A bunch of years back I decided to build a B-body wagon as street/strip car. I hadn't yet settled on the idea to build it into an awb yet since the ideas were still just budding. Our friend Duffy, who lives in Creston B.C. (about an hour away) informed me of a '65 Coronet wagon that he had and wasn't going to get to. It had the usual cowl and floor rust issues as well as signs of large rodent infestation which had made short work of most of the under-dash wiring and chewed through the main electrical bulk head in the fire wall. It came with a four door parts car and after some haggling they were mine. (enter maniacal laughter) I had this car for probably a year but due to a funds shortage and time going into my '63 Poncho, the wagon just collected dust. Although this model is the quintessential awb car (Dick Landy, Roger Lindamood etc) my heart lies with the '64 model year and the lower the trim level the better. Chris Barnes at Wagons of Steel HQ in Vashon Isl Wa. informed me that he had picked up this '64 330 wagon that could use some attention. We made a deal to trade the cars straight across and we would make the delivery and retrieval from Vashon (an eight hour haul).
This is the beast as found. It sported it's original 318 Poly and someone had thoughtfully cut the fuel line at the pump. This meant that the tank was not full of rust and varnish, so a quick patch had the fuel system sealed again. Some carb swapping and brake bleeding found us in good shape for firing.
This car had been invaded by a large congregation of small rodents that made nests in the fiber board headliner and all of the vertical pillars. The only quick solution was to gut everything non-steel from inside and pressure wash the hell out of it. This worked quite well but unearthed what we all expected...absolutely no floors. The trunk section is surprisingly mint though. The easy fix was pizza boxes and carpet, what else? Then we took the wagon out for some quick thrashing on the back streets of Vashon. It ran pretty strong and flashed the tires off with ease. Some 14" Cragars were added for some muscle car appeal and race car-esc graphics were strictly for eye candy. Many wagons of the day came with a sure grip and this one was no exception, sporting highway friendly 2.76 gears.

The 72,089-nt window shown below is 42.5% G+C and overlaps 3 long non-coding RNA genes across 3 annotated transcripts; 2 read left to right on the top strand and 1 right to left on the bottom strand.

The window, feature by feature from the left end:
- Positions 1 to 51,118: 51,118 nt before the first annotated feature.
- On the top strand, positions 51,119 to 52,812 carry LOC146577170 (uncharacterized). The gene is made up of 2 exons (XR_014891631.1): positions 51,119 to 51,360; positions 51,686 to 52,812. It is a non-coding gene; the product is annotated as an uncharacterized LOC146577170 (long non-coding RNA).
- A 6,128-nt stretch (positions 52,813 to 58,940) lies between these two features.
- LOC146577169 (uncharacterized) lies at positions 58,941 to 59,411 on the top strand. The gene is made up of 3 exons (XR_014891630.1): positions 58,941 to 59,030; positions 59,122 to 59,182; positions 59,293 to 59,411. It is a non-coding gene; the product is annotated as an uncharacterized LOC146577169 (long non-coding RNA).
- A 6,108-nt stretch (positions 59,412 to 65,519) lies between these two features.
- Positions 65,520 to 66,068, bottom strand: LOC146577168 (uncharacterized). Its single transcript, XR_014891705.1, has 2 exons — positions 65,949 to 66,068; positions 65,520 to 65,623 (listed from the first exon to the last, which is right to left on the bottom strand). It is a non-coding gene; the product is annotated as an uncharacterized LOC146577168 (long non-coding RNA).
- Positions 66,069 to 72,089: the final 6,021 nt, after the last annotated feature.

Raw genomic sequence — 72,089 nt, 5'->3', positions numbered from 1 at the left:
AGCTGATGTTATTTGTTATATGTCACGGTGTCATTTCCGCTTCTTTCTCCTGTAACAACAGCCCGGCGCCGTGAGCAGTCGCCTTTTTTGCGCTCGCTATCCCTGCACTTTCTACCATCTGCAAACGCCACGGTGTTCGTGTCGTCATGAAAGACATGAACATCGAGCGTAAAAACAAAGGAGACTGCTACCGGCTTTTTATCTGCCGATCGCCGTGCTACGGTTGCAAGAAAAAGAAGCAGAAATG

We had the wagon loaded on the trailer and ready to head for home but wait. You say that our friends are heading to Pacific raceway for the season closer with their '64 Plymouth stocker and a '72 T&C wagon. Well, we happened to be going that same direction with a pretend race car on a trailer. How could we not. Of course we took it to the track and raced it. Tech was a bit slippery but we told them the car would probably do 18s. Which was our realistic guess.
How surprised were we to land a 16.42 @83mph. Not too shabby for something we just pulled out of a swamp.
The drive home was half drunk and giddy as we reminisced over the weekends activities. We made it home without incident, even managing to fluster the border guards with our weird paper trail and convincing them to give us all the legit paper work to insure this beast instead of just a salvage title. We were stoked to say the least. Hibernation time.